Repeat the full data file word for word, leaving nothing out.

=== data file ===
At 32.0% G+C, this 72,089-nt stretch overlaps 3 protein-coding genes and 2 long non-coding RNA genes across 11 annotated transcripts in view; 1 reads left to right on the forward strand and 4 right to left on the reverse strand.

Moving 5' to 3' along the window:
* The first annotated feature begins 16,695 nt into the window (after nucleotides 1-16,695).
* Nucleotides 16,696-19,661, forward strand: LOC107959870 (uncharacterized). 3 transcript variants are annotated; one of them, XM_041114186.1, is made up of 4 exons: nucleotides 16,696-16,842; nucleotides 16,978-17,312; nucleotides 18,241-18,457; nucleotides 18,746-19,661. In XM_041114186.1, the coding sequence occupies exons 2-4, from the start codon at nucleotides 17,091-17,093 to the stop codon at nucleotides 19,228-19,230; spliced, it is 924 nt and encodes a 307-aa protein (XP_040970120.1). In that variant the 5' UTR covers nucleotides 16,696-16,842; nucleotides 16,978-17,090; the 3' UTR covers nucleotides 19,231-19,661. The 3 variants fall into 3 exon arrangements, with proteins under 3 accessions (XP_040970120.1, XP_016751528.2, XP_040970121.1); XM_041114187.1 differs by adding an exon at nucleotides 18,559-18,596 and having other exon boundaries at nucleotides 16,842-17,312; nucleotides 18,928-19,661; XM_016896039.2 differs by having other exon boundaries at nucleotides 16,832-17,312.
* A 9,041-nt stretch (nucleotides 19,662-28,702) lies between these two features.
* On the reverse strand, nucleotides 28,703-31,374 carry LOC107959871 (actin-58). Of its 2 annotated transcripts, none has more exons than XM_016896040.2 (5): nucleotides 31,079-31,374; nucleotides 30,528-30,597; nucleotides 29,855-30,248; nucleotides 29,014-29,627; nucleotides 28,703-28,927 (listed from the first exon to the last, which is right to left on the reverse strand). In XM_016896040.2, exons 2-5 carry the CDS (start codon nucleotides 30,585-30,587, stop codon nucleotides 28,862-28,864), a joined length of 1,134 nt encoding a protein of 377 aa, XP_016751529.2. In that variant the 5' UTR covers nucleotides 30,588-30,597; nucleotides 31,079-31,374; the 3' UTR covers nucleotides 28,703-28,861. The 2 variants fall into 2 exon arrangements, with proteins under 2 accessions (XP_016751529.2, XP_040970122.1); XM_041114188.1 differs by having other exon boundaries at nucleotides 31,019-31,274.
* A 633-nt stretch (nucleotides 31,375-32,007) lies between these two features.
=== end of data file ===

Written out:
At 32.0% G+C, this 72,089-nt stretch overlaps 3 protein-coding genes and 2 long non-coding RNA genes across 11 annotated transcripts in view; 1 reads left to right on the forward strand and 4 right to left on the reverse strand.

Moving 5' to 3' along the window:
* The first annotated feature begins 16,695 nt into the window (after nucleotides 1-16,695).
* Nucleotides 16,696-19,661, forward strand: LOC107959870 (uncharacterized). 3 transcript variants are annotated; one of them, XM_041114186.1, is made up of 4 exons: nucleotides 16,696-16,842; nucleotides 16,978-17,312; nucleotides 18,241-18,457; nucleotides 18,746-19,661. In XM_041114186.1, the coding sequence occupies exons 2-4, from the start codon at nucleotides 17,091-17,093 to the stop codon at nucleotides 19,228-19,230; spliced, it is 924 nt and encodes a 307-aa protein (XP_040970120.1). In that variant the 5' UTR covers nucleotides 16,696-16,842; nucleotides 16,978-17,090; the 3' UTR covers nucleotides 19,231-19,661. The 3 variants fall into 3 exon arrangements, with proteins under 3 accessions (XP_040970120.1, XP_016751528.2, XP_040970121.1); XM_041114187.1 differs by adding an exon at nucleotides 18,559-18,596 and having other exon boundaries at nucleotides 16,842-17,312; nucleotides 18,928-19,661; XM_016896039.2 differs by having other exon boundaries at nucleotides 16,832-17,312.
* A 9,041-nt stretch (nucleotides 19,662-28,702) lies between these two features.
* On the reverse strand, nucleotides 28,703-31,374 carry LOC107959871 (actin-58). Of its 2 annotated transcripts, none has more exons than XM_016896040.2 (5): nucleotides 31,079-31,374; nucleotides 30,528-30,597; nucleotides 29,855-30,248; nucleotides 29,014-29,627; nucleotides 28,703-28,927 (listed from the first exon to the last, which is right to left on the reverse strand). In XM_016896040.2, exons 2-5 carry the CDS (start codon nucleotides 30,585-30,587, stop codon nucleotides 28,862-28,864), a joined length of 1,134 nt encoding a protein of 377 aa, XP_016751529.2. In that variant the 5' UTR covers nucleotides 30,588-30,597; nucleotides 31,079-31,374; the 3' UTR covers nucleotides 28,703-28,861. The 2 variants fall into 2 exon arrangements, with proteins under 2 accessions (XP_016751529.2, XP_040970122.1); XM_041114188.1 differs by having other exon boundaries at nucleotides 31,019-31,274.
* A 633-nt stretch (nucleotides 31,375-32,007) lies between these two features.